I Travelled to Nepal from Delhi on a Long Weekend – This Is How to Do It


I went on a short trip to Nepal on Shivratri's long weekend in March 2019. Setting out from Delhi, you can also visit this small peaceful country without taking leaves or expensive flights. This is how you can do it.

Take a train or bus to Gorakhpur overnight on Friday. (See: List of trains that run between Delhi and Gorakhpur)

I would recommend Humsafar Express as it is the fastest and most comfortable train on this route.

Once you reach Gorakhpur, you can easily find a bus to Sonauli border. The Uttar Pradesh State Transport bus stand is just 300 metres from Gorakhpur railway station.

It takes about two and a half hours to reach Sonauli. You can cross the international border to enter Nepal without any documentation or security check.

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Nepal Entry Gate

As you enter Nepal, you find many private tour operators with buses that run to Pokhara and Kathmandu. The journey to Kathmandu and Pokhara takes nine hours and five hours respectively. Alternately, to avoid travel fatigue, it is advisable that you visit Lumbini instead, which is just 25 km from the border.

Itinerary A - Lumbini > Pokhara > Sonauli

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Mayadevi Temple, the birthplace of Gautam Buddha

The birthplace of Gautam Buddha, Lumbini, is a small town untouched by urbanisation. Maya Devi Temple, the site of birth of Gautam Buddha, is an important place to visit. There are stupas and brick structures and an Ashokan Pillar which date back to 3rd century BC. The complex has been expanded to eastern and western zones with Buddhist structures for communities belonging to Cambodia, Sri Lanka, Myanmar, Thailand, Australia and more. World Peace Pagoda and Lumbini Museum are the other attractions here.

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3rd century BC ruins
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Cambodia Temple

On the opposite end, you can find the Lumbini Crane Sanctuary amidst a beautiful forest of sheesham trees, situated in the middle of a traditional village with wheat fields and mango orchards.

Crane Sanctuary, Lumbini

You may choose to spend the night in Lumbini itself or take an overnight bus to Kathmandu. If you spend the night in Lumbini, you can take the early morning bus to Pokhara which takes about five hours to cover a distance of 180 km.

Phewa Lake | (C) Pixabay

Photo of Pokhara, Nepal by Kanj Saurav

The Gateway to the great Himalayas, Pokhara is a picturesque town popular among nature lovers and hippies. Some of the important places to visit here are Fewa Lake, Gurkha Museum, Bat Cave, Gupteshwar Mahadev Caves and Devi Falls.

You should leave Pokhara by afternoon on the third day, to reach back to Sonauli by evening and get back to Delhi via Gorakhpur. Direct buses to Delhi also available from Sonauli.

Itinerary B - Lumbini > Kathmandu > Pokhara

If you choose to visit Kathmandu instead, you should leave from Lumbini the first night itself. You can find buses with comfortable recliners from the border which will drop you in Kathmandu by 6. 00 am.

Pashupati Nath Temple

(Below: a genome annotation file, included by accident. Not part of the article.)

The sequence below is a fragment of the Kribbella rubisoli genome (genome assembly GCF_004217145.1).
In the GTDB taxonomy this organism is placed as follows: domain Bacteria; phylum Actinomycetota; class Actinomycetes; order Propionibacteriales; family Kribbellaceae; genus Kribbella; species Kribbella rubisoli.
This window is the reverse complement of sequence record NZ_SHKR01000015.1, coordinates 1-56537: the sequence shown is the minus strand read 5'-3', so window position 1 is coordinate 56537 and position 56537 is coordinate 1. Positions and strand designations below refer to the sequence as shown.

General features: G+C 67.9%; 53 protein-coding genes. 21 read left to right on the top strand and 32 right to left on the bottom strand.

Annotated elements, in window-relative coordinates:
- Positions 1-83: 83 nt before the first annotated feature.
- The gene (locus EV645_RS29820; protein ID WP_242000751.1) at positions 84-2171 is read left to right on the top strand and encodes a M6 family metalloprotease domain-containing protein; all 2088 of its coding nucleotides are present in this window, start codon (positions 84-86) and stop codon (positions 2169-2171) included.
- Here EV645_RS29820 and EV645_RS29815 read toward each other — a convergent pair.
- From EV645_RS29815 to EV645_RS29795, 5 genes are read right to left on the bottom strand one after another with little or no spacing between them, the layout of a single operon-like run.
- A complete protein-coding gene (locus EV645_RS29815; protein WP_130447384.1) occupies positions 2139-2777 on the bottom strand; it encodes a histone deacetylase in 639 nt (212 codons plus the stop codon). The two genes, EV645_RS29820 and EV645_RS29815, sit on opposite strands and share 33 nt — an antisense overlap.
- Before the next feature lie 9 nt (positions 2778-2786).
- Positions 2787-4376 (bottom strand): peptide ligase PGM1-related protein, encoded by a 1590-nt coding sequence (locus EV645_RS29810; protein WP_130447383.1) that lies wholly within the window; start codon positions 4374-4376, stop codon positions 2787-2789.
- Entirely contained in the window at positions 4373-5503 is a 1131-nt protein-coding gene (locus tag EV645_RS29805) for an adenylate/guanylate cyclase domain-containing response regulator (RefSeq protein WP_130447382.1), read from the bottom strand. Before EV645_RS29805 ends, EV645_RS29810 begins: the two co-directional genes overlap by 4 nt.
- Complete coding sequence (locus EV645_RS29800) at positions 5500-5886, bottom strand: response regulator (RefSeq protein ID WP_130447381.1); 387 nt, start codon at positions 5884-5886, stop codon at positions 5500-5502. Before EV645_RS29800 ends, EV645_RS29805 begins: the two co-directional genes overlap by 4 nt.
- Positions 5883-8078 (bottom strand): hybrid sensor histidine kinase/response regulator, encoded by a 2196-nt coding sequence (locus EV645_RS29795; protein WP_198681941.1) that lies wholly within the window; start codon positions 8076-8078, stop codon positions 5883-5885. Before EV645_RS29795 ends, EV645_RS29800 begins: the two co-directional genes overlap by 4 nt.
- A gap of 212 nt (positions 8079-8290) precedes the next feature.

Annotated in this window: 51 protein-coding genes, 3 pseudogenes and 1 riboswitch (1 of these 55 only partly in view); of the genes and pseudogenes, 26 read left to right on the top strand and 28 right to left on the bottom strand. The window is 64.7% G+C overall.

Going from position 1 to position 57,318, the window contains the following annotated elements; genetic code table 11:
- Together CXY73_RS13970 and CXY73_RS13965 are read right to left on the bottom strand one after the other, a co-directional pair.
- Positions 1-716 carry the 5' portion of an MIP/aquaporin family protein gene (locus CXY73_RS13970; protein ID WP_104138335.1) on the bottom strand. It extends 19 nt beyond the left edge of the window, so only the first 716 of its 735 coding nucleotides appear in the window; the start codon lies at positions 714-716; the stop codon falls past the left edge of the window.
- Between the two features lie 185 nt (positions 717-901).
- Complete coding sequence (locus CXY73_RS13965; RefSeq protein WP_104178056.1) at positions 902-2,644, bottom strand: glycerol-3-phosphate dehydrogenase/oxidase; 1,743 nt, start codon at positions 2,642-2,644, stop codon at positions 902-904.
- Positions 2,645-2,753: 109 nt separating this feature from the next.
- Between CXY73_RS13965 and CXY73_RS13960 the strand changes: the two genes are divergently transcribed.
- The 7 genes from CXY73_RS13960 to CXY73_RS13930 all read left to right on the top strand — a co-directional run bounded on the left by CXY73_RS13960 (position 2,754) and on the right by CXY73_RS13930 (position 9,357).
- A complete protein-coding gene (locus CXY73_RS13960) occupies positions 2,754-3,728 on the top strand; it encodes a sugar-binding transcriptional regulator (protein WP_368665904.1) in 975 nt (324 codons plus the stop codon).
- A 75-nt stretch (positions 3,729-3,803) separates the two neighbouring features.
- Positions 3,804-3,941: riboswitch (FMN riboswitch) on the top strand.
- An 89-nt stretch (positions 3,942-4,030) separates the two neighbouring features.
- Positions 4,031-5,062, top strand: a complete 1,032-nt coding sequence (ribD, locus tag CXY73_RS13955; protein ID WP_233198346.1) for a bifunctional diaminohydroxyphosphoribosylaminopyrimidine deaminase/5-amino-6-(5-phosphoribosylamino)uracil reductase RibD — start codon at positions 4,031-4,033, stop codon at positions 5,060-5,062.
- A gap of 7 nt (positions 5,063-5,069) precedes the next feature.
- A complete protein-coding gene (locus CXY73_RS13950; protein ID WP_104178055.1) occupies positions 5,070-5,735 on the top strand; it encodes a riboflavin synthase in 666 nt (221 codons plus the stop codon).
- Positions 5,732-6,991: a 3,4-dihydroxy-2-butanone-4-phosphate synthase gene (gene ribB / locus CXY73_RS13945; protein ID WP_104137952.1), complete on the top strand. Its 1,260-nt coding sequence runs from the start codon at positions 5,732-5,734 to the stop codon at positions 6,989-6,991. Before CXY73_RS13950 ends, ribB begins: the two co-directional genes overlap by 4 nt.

Photo of Kathmandu, Nepal by Kanj Saurav

Kathmandu is a historical city with many monuments and seven world heritage sites – Pashupati Nath Temple, Changu Narayan Temple, the Durbar Squares of Hanuman Dhoka, Patan and Bhaktapur, and the stupas of Swayambhunath and Baudhanath. The culture and architecture of Kathmandu invite many global tourists, making it a tourism hot-spot in Asia.

Kaal Bhairav Temple, Durbar Square

Photo of I Travelled to Nepal from Delhi on a Long Weekend – This Is How to Do It by Kanj Saurav

You can spend the day exploring the many buildings in Kathmandu, and the urbane localities of Thamel and Freak Street. Having explored Kathmandu on day 2, you can take a bus in the evening to Pokhara and reach there late in the night. Kathmandu to Pokhara is a 5 hour journey.

You can sleep in a pre-booked a place in Pokhara, and explore it in the morning. Ensure that you leave Pokhara by mid-day to reach Sonauli by the evening.

Photo of I Travelled to Nepal from Delhi on a Long Weekend – This Is How to Do It by Kanj Saurav

I travelled to Kathmandu and Lumbini on this trip, and enjoyed exploring Hinduism and Buddhism in these cities. I reached Delhi early in the morning by UPSRTC bus on Tuesday and was in time for my office. The total expenses incurred on travel, food and accommodation was less than Rs. 6,000.

Things to keep in mind:

1. The above itinerary is meant for backpackers and people who like to take extra efforts to travel.

2. You may or may not exchange the currency. Indian Rupee is widely accepted everywhere in the country. 1 Indian Rupee equals 1.60 Nepali Rupee (as of March 2019)

3. The roads are in a pretty bad shape, so keep some cushion time when travelling between places.

4. While returning to India from Nepal, a security check is in place to ensure that you are not carrying anything illegal.

5. The route may not have decent washrooms, so carry a toilet seat sanitiser with you if possible.

6. Book bus and train tickets in advance. The route usually remains busy, and last minute planning may not work out.

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